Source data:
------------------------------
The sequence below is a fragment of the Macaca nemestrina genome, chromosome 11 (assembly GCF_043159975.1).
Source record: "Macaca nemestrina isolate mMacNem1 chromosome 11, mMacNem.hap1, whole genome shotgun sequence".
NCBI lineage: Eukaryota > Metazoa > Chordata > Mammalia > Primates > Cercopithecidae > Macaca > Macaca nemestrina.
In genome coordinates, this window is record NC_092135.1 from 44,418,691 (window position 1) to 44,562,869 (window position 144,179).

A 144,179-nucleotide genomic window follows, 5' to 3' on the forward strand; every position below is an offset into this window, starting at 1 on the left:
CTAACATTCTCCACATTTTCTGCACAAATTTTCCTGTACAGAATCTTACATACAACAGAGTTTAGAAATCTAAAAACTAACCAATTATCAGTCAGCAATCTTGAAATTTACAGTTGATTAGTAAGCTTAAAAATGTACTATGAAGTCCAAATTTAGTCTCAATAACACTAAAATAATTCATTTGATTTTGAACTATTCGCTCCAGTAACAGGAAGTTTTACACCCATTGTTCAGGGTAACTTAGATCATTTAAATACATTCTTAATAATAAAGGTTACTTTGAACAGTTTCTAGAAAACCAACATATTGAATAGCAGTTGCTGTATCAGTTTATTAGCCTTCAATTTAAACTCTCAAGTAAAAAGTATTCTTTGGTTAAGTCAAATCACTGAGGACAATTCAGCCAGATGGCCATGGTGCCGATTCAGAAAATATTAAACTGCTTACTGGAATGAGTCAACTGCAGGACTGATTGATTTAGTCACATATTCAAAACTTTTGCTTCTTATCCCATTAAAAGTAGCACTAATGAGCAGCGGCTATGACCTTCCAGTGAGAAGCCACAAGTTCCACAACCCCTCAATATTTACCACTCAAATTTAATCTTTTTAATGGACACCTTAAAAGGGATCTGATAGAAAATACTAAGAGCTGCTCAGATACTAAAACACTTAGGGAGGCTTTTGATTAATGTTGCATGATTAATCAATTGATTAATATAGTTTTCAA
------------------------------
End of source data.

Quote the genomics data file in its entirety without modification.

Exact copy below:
The sequence below is a fragment of the Macaca nemestrina genome, chromosome 11 (assembly GCF_043159975.1).
Source record: "Macaca nemestrina isolate mMacNem1 chromosome 11, mMacNem.hap1, whole genome shotgun sequence".
NCBI lineage: Eukaryota > Metazoa > Chordata > Mammalia > Primates > Cercopithecidae > Macaca > Macaca nemestrina.
In genome coordinates, this window is record NC_092135.1 from 44,418,691 (window position 1) to 44,562,869 (window position 144,179).

A 144,179-nucleotide genomic window follows, 5' to 3' on the forward strand; every position below is an offset into this window, starting at 1 on the left:
CTAACATTCTCCACATTTTCTGCACAAATTTTCCTGTACAGAATCTTACATACAACAGAGTTTAGAAATCTAAAAACTAACCAATTATCAGTCAGCAATCTTGAAATTTACAGTTGATTAGTAAGCTTAAAAATGTACTATGAAGTCCAAATTTAGTCTCAATAACACTAAAATAATTCATTTGATTTTGAACTATTCGCTCCAGTAACAGGAAGTTTTACACCCATTGTTCAGGGTAACTTAGATCATTTAAATACATTCTTAATAATAAAGGTTACTTTGAACAGTTTCTAGAAAACCAACATATTGAATAGCAGTTGCTGTATCAGTTTATTAGCCTTCAATTTAAACTCTCAAGTAAAAAGTATTCTTTGGTTAAGTCAAATCACTGAGGACAATTCAGCCAGATGGCCATGGTGCCGATTCAGAAAATATTAAACTGCTTACTGGAATGAGTCAACTGCAGGACTGATTGATTTAGTCACATATTCAAAACTTTTGCTTCTTATCCCATTAAAAGTAGCACTAATGAGCAGCGGCTATGACCTTCCAGTGAGAAGCCACAAGTTCCACAACCCCTCAATATTTACCACTCAAATTTAATCTTTTTAATGGACACCTTAAAAGGGATCTGATAGAAAATACTAAGAGCTGCTCAGATACTAAAACACTTAGGGAGGCTTTTGATTAATGTTGCATGATTAATCAATTGATTAATATAGTTTTCAA